2) Battlefield Control - Some characters may have little or no sharable control elements, but they can still contribute on a individual basis by having a mount, mobility feats, one good combat maneuver (or two, if you buy a Grappler's Mask for 5,000 gold), invisibility, or even just a very high Perception score to make sure the party is never surprised.

    3) Party Recovery - There are plenty of characters who can't really do much recovery, but if Heal is a class skill, but a point in it! (or two, to get a +5, so you can hit a 15 by taking 10.) Carry a potion of "Cure X Wounds" where X is the best the party has access to.


    So much of this depends on whether or not you're running APs or homebrew. As a GM, I know that I calibrate my encounters according to the party's capabilities, rather than expecting them to force themselves into roles that they aren't interested in fulfilling. In APs, obviously you have less flexibility to do that.

    In a campaign that I am currently running, for instance, I've introduced a lot more consumable methods to recover hp/deal with status effects because the party does not have a character to cover these challenges. These consume party resources, of course, but I facilitate the means for them to address these concerns without having to force someone into a particular class/build.


    princeimrahil wrote:

    So much of this depends on whether or not you're running APs or homebrew. As a GM, I know that I calibrate my encounters according to the party's capabilities, rather than expecting them to force themselves into roles that they aren't interested in fulfilling. In APs, obviously you have less flexibility to do that.

    In a campaign that I am currently running, for instance, I've introduced a lot more consumable methods to recover hp/deal with status effects because the party does not have a character to cover these challenges. These consume party resources, of course, but I facilitate the means for them to address these concerns without having to force someone into a particular class/build.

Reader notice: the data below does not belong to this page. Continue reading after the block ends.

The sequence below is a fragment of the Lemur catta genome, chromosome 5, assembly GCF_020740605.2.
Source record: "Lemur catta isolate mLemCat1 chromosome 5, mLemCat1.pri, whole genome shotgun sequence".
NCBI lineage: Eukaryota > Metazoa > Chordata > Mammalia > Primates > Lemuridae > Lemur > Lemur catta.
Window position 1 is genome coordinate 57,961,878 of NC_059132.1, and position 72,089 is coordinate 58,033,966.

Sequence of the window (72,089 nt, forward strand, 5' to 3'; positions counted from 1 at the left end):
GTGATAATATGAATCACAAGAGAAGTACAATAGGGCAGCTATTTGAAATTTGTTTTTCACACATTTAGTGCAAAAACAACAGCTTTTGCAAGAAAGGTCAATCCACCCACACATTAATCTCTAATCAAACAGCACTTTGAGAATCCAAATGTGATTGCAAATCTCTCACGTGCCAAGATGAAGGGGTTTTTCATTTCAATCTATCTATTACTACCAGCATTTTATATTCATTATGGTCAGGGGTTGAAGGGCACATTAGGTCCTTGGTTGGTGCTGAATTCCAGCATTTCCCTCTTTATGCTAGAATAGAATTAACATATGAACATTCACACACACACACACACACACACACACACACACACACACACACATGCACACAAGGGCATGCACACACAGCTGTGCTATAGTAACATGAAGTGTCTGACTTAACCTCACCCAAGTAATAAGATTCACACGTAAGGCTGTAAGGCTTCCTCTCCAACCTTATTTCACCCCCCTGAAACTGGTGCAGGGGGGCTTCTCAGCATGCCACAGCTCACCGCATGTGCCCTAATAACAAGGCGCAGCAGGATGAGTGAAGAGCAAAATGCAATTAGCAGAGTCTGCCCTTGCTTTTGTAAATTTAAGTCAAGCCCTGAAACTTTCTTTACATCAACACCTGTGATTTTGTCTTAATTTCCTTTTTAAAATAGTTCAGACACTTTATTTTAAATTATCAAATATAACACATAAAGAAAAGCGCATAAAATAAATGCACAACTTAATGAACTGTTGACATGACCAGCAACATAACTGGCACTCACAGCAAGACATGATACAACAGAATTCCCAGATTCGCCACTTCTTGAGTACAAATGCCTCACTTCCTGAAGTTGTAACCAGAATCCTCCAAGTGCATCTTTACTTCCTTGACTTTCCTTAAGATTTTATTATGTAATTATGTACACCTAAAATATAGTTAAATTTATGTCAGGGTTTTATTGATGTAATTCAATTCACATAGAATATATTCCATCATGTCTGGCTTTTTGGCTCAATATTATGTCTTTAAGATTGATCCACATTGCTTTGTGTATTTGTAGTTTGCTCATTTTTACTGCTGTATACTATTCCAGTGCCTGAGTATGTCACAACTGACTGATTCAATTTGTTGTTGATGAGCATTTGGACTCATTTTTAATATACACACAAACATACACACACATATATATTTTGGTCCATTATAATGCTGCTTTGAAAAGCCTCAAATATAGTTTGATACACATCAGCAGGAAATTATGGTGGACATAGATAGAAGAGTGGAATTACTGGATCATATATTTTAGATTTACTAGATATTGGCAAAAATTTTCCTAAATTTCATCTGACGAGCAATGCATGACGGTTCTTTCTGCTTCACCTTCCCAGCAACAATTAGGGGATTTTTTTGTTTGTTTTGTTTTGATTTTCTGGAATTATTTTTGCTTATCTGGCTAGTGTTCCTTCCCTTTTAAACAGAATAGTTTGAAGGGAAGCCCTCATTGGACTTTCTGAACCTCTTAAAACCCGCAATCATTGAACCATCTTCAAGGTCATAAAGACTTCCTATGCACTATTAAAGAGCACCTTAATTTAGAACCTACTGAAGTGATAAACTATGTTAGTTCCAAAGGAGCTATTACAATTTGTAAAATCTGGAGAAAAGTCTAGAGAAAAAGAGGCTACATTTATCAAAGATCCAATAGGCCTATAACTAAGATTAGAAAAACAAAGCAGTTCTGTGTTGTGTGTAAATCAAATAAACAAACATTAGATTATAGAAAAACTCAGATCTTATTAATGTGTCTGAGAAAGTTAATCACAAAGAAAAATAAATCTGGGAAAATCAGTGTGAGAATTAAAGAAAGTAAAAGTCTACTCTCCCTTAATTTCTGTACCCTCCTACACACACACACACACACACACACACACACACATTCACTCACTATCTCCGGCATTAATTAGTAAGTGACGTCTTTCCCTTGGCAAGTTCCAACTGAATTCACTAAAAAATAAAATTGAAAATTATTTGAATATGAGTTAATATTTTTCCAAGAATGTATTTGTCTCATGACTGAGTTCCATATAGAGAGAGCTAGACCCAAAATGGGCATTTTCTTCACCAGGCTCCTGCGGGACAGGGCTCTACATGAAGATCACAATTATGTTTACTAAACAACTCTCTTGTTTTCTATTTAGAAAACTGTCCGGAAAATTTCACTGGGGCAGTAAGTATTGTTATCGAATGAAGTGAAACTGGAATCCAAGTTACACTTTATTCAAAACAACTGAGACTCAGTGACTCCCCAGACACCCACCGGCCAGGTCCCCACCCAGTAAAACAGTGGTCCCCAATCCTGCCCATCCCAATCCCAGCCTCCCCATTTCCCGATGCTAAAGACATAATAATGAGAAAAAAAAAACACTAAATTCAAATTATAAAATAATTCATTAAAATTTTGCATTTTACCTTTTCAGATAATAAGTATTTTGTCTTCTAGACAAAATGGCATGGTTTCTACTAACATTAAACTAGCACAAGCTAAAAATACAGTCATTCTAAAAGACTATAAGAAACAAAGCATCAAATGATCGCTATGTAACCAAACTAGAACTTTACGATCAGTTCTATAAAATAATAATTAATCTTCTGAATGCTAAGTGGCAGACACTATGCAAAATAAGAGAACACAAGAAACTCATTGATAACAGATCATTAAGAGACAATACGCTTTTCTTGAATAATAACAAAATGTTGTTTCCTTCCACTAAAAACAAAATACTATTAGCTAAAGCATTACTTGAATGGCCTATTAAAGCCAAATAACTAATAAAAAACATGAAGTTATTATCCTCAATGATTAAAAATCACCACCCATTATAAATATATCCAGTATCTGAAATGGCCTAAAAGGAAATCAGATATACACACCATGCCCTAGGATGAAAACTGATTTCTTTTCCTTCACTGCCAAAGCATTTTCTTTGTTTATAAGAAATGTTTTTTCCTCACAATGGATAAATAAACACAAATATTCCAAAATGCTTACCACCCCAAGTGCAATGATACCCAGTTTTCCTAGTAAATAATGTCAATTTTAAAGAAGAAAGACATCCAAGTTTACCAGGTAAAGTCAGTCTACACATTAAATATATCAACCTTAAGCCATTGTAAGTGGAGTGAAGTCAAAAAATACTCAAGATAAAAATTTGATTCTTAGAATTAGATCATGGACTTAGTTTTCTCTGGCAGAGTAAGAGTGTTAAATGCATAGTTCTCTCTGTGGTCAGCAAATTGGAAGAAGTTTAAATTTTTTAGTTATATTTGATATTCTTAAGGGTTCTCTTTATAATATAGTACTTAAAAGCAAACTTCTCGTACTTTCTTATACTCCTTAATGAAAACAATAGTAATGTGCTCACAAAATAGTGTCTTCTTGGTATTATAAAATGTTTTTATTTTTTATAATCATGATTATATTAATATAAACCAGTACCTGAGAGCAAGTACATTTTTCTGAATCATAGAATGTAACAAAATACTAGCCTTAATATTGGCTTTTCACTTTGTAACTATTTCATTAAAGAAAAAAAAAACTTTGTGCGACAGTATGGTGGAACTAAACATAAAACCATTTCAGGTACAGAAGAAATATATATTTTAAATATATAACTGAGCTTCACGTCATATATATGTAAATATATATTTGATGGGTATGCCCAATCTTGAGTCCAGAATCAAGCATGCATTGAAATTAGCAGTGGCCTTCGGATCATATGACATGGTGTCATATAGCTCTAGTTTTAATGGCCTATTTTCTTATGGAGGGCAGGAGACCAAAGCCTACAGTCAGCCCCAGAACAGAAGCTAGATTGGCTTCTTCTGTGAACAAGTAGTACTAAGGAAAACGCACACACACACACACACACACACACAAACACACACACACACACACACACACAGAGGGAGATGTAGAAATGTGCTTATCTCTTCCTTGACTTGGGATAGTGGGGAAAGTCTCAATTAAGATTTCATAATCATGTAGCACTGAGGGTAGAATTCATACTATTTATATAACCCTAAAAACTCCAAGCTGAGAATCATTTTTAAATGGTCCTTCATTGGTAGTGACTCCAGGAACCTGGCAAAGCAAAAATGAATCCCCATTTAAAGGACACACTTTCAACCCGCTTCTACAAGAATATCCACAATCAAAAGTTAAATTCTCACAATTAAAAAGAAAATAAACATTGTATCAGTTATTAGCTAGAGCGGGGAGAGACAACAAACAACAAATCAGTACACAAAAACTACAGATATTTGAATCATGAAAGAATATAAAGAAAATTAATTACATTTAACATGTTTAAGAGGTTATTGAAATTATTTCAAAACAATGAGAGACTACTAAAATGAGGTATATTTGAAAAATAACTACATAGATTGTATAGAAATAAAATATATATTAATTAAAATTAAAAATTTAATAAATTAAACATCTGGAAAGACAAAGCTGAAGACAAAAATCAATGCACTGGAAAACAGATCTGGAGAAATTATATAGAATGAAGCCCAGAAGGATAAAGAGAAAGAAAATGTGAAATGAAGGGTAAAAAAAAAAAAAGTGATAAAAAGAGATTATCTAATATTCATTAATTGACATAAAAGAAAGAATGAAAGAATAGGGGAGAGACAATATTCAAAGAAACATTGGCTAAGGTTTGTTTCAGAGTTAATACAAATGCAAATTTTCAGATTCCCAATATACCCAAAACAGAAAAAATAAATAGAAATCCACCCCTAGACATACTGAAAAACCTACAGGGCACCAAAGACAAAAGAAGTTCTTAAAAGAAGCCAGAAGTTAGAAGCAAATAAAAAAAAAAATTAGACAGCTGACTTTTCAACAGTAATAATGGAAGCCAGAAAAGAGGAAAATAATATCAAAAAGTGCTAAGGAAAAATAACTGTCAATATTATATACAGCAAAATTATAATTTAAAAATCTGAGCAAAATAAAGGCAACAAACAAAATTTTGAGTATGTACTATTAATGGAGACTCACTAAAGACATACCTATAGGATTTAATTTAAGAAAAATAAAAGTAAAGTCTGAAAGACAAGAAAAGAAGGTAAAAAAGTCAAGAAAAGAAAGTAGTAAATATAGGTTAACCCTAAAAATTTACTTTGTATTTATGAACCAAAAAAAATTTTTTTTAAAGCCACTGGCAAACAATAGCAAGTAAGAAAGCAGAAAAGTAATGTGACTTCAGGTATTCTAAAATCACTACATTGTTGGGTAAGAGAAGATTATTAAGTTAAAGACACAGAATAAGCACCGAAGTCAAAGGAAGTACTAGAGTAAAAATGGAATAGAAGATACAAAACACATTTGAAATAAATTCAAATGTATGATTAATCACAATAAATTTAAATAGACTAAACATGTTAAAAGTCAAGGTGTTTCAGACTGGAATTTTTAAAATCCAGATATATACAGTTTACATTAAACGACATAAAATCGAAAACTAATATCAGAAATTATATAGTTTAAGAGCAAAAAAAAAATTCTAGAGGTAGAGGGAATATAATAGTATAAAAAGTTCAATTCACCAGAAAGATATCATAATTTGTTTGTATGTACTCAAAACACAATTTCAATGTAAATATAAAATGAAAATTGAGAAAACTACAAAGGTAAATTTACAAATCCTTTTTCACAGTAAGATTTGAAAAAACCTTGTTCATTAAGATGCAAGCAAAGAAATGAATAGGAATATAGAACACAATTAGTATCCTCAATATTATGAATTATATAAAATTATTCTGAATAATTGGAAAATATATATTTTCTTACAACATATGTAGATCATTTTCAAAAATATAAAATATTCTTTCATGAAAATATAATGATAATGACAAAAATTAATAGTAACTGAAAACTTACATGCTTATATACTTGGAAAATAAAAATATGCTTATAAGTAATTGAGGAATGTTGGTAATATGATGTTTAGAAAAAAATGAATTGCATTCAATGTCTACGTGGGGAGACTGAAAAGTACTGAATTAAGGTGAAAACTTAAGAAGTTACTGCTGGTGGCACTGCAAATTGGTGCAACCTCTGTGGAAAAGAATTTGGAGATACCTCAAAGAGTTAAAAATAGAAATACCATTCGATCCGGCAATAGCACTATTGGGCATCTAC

Yes, it's true that whether or not the party NEEDS anything is a function of the campaign and setting they're in. However, in addition to being applicable to a majority of campaigns, an analysis like this one can aid in party building other perspectives

    One reason to make a well-constructed party is to aid the party in overcoming obstacles. That may even be the primary reason some players optimize characters and parties, especially when preparing for a preconstructed adventure.

    Another important reason to build a well-constructed party is to insure that each character is useful. Say you're joining a party of [Fighter, Barbarian, Ranger, Rogue], if you make another martial character you'll add a fifth personality to the mix, but really only contribute a bit to damage output. If, on the other hand, you make a Witch, you'll provide whole new dimensions of ability to the party - and by contributing more you'll feel more useful. [Martial, Martial, Martial, Martial, Witch] is a pretty radical example, but it makes my point clearly, and I'm sure any experienced player can make up many more subtle scenarios.


    Pathfinder Battles Case Subscriber
    Blueluck wrote:

    I would define the tasks differently, more like this:

    Needs
    1) Enemy Removal - Defeat each enemy. (Melee, ranged, or spell damage; SOL spells, etc.)
    2) Battlefield Control - Prevent the enemy from removing you before you remove them. (combat mobility; magic or other effects that defend the party or render enemies temporarily vulnerable or non-threatening, etc.)